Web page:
Authors: Andrea Gerlak*, University of Arizona, Alison Elder*, University of Arizona, Mitch Pavao-Zuckerman, University of Maryland
Topics: Human-Environment Geography, Urban Geography, Water Resources and Hydrology
Keywords: green infrastructure, water, cities, policy, governance
Session Type: Paper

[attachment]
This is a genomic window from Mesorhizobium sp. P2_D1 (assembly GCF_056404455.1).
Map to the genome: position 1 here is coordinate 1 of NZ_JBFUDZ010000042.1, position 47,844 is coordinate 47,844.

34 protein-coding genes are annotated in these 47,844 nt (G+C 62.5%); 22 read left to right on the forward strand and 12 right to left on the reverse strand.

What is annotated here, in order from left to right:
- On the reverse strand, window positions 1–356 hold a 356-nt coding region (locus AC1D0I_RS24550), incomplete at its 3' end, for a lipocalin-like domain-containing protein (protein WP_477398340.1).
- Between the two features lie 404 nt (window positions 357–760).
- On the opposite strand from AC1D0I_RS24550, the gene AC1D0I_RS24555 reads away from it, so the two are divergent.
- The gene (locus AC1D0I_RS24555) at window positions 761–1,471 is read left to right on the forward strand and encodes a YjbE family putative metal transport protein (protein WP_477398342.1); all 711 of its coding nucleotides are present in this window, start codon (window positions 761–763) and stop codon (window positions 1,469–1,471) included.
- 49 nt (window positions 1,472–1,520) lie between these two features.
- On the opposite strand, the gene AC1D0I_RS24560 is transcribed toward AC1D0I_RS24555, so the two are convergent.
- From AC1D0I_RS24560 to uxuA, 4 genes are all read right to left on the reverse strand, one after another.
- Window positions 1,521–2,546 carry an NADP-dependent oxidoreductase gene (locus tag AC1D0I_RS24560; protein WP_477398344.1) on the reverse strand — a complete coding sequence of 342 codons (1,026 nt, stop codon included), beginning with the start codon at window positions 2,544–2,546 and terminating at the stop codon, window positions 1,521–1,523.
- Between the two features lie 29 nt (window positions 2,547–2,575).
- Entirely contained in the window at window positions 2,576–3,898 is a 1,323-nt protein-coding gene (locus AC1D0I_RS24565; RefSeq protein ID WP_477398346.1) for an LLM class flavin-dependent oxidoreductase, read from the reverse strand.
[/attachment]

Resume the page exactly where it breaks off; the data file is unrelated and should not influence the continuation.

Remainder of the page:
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Green Infrastructure (GI) is making the transition from a fringe activity promulgated by activists to a respected policy and key piece of climate change adaptation for local governments. Drawing from the scholarship on sustainability transitions, policy entrepreneurs, and political ecology, we examine the changing face of GI in Tucson, Arizona. Tucson provides an ideal case study because of its leadership in GI and the unique challenges it faces as a growing urban area in a water-constrained desert. We combine key informant interviews, stakeholder meetings, and document analysis with an innovative timeline method we collaboratively developed with GI stakeholders to identify the key events and actors in Tucson GI policy adoption. GI continues to grow in Tucson with an expansion in focus from, among other things, water conservation to increasing the urban tree canopy. City leaders are increasingly responsive to issues of maintenance and equity identified in previous GI programs and are taking steps for policy and implementation reform and improvement. Yet, as city leaders recognize the value and contributions of GI and the need to scale up, debates are emerging as to what scale – many small GI installations at the residential level, fewer large-scale interventions at the city level, or a middle ground that focuses on neighborhoods. As municipalities grapple with how to best prepare and protect their citizenry in the midst of a changing climate, this research presents valuable insights into urban GI policy change and adoption.
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